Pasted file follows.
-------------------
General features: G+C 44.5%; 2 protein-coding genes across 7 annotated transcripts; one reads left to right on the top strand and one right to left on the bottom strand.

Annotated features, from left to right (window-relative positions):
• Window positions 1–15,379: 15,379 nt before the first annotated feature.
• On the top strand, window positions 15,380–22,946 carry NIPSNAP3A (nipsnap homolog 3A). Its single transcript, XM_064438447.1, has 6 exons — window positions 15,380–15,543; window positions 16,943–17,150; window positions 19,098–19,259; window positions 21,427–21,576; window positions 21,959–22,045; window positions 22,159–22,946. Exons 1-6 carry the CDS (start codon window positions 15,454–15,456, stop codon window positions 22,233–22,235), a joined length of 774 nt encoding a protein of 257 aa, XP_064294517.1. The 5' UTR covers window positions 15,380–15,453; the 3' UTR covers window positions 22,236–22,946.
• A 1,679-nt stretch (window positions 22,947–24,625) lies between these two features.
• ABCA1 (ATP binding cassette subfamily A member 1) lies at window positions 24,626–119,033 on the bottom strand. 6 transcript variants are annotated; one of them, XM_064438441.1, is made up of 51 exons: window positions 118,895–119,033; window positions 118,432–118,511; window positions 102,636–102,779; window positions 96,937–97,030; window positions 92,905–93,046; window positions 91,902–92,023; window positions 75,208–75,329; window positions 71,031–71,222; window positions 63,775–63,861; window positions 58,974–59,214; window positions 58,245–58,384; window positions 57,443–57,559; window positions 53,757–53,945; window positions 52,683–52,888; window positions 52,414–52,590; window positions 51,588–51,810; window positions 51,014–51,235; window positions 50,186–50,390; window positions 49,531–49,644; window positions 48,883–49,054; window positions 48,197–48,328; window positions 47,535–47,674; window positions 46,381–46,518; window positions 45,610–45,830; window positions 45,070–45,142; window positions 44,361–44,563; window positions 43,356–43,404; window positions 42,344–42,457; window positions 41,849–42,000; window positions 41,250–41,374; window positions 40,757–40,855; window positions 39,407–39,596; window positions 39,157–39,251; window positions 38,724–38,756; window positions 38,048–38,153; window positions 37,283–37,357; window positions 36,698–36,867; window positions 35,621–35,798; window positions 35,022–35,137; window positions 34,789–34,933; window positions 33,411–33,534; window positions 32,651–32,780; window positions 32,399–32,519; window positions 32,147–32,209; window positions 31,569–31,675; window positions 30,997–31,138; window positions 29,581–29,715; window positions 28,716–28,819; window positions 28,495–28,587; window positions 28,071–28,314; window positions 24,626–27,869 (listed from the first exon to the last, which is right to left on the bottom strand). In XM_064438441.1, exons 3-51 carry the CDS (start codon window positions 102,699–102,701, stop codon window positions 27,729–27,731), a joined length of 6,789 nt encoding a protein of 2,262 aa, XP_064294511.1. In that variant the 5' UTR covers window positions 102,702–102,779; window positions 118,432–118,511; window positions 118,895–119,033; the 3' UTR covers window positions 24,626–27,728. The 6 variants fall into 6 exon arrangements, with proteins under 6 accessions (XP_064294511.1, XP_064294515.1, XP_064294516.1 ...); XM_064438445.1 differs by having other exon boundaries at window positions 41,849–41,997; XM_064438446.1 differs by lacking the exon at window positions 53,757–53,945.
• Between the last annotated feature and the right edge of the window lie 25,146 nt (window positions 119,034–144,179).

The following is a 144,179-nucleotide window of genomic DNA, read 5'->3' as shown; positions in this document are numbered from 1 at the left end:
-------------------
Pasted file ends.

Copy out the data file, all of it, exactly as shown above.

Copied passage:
General features: G+C 44.5%; 2 protein-coding genes across 7 annotated transcripts; one reads left to right on the top strand and one right to left on the bottom strand.

Annotated features, from left to right (window-relative positions):
• Window positions 1–15,379: 15,379 nt before the first annotated feature.
• On the top strand, window positions 15,380–22,946 carry NIPSNAP3A (nipsnap homolog 3A). Its single transcript, XM_064438447.1, has 6 exons — window positions 15,380–15,543; window positions 16,943–17,150; window positions 19,098–19,259; window positions 21,427–21,576; window positions 21,959–22,045; window positions 22,159–22,946. Exons 1-6 carry the CDS (start codon window positions 15,454–15,456, stop codon window positions 22,233–22,235), a joined length of 774 nt encoding a protein of 257 aa, XP_064294517.1. The 5' UTR covers window positions 15,380–15,453; the 3' UTR covers window positions 22,236–22,946.
• A 1,679-nt stretch (window positions 22,947–24,625) lies between these two features.
• ABCA1 (ATP binding cassette subfamily A member 1) lies at window positions 24,626–119,033 on the bottom strand. 6 transcript variants are annotated; one of them, XM_064438441.1, is made up of 51 exons: window positions 118,895–119,033; window positions 118,432–118,511; window positions 102,636–102,779; window positions 96,937–97,030; window positions 92,905–93,046; window positions 91,902–92,023; window positions 75,208–75,329; window positions 71,031–71,222; window positions 63,775–63,861; window positions 58,974–59,214; window positions 58,245–58,384; window positions 57,443–57,559; window positions 53,757–53,945; window positions 52,683–52,888; window positions 52,414–52,590; window positions 51,588–51,810; window positions 51,014–51,235; window positions 50,186–50,390; window positions 49,531–49,644; window positions 48,883–49,054; window positions 48,197–48,328; window positions 47,535–47,674; window positions 46,381–46,518; window positions 45,610–45,830; window positions 45,070–45,142; window positions 44,361–44,563; window positions 43,356–43,404; window positions 42,344–42,457; window positions 41,849–42,000; window positions 41,250–41,374; window positions 40,757–40,855; window positions 39,407–39,596; window positions 39,157–39,251; window positions 38,724–38,756; window positions 38,048–38,153; window positions 37,283–37,357; window positions 36,698–36,867; window positions 35,621–35,798; window positions 35,022–35,137; window positions 34,789–34,933; window positions 33,411–33,534; window positions 32,651–32,780; window positions 32,399–32,519; window positions 32,147–32,209; window positions 31,569–31,675; window positions 30,997–31,138; window positions 29,581–29,715; window positions 28,716–28,819; window positions 28,495–28,587; window positions 28,071–28,314; window positions 24,626–27,869 (listed from the first exon to the last, which is right to left on the bottom strand). In XM_064438441.1, exons 3-51 carry the CDS (start codon window positions 102,699–102,701, stop codon window positions 27,729–27,731), a joined length of 6,789 nt encoding a protein of 2,262 aa, XP_064294511.1. In that variant the 5' UTR covers window positions 102,702–102,779; window positions 118,432–118,511; window positions 118,895–119,033; the 3' UTR covers window positions 24,626–27,728. The 6 variants fall into 6 exon arrangements, with proteins under 6 accessions (XP_064294511.1, XP_064294515.1, XP_064294516.1 ...); XM_064438445.1 differs by having other exon boundaries at window positions 41,849–41,997; XM_064438446.1 differs by lacking the exon at window positions 53,757–53,945.
• Between the last annotated feature and the right edge of the window lie 25,146 nt (window positions 119,034–144,179).

The following is a 144,179-nucleotide window of genomic DNA, read 5'->3' as shown; positions in this document are numbered from 1 at the left end: